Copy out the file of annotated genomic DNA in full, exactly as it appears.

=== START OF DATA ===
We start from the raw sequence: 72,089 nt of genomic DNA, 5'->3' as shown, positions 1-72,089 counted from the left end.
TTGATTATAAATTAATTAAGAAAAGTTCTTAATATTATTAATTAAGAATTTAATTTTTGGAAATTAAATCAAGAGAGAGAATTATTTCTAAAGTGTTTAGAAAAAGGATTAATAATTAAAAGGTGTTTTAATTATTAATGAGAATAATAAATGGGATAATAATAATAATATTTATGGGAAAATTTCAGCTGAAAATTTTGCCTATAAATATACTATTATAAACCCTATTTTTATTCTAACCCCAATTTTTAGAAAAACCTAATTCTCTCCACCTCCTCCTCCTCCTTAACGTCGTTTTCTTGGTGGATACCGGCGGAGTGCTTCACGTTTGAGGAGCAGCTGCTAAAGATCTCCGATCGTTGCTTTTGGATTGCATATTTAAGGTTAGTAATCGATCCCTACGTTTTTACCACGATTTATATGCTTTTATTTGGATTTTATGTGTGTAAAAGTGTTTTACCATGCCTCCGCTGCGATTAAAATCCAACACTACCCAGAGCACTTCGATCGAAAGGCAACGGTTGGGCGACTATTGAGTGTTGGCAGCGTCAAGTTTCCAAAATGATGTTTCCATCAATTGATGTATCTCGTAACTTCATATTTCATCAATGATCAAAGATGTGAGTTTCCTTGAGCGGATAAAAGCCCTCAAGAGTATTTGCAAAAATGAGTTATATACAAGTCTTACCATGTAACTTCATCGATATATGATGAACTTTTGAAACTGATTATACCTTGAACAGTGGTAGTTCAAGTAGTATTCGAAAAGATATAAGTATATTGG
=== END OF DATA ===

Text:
We start from the raw sequence: 72,089 nt of genomic DNA, 5'->3' as shown, positions 1-72,089 counted from the left end.
TTGATTATAAATTAATTAAGAAAAGTTCTTAATATTATTAATTAAGAATTTAATTTTTGGAAATTAAATCAAGAGAGAGAATTATTTCTAAAGTGTTTAGAAAAAGGATTAATAATTAAAAGGTGTTTTAATTATTAATGAGAATAATAAATGGGATAATAATAATAATATTTATGGGAAAATTTCAGCTGAAAATTTTGCCTATAAATATACTATTATAAACCCTATTTTTATTCTAACCCCAATTTTTAGAAAAACCTAATTCTCTCCACCTCCTCCTCCTCCTTAACGTCGTTTTCTTGGTGGATACCGGCGGAGTGCTTCACGTTTGAGGAGCAGCTGCTAAAGATCTCCGATCGTTGCTTTTGGATTGCATATTTAAGGTTAGTAATCGATCCCTACGTTTTTACCACGATTTATATGCTTTTATTTGGATTTTATGTGTGTAAAAGTGTTTTACCATGCCTCCGCTGCGATTAAAATCCAACACTACCCAGAGCACTTCGATCGAAAGGCAACGGTTGGGCGACTATTGAGTGTTGGCAGCGTCAAGTTTCCAAAATGATGTTTCCATCAATTGATGTATCTCGTAACTTCATATTTCATCAATGATCAAAGATGTGAGTTTCCTTGAGCGGATAAAAGCCCTCAAGAGTATTTGCAAAAATGAGTTATATACAAGTCTTACCATGTAACTTCATCGATATATGATGAACTTTTGAAACTGATTATACCTTGAACAGTGGTAGTTCAAGTAGTATTCGAAAAGATATAAGTATATTGG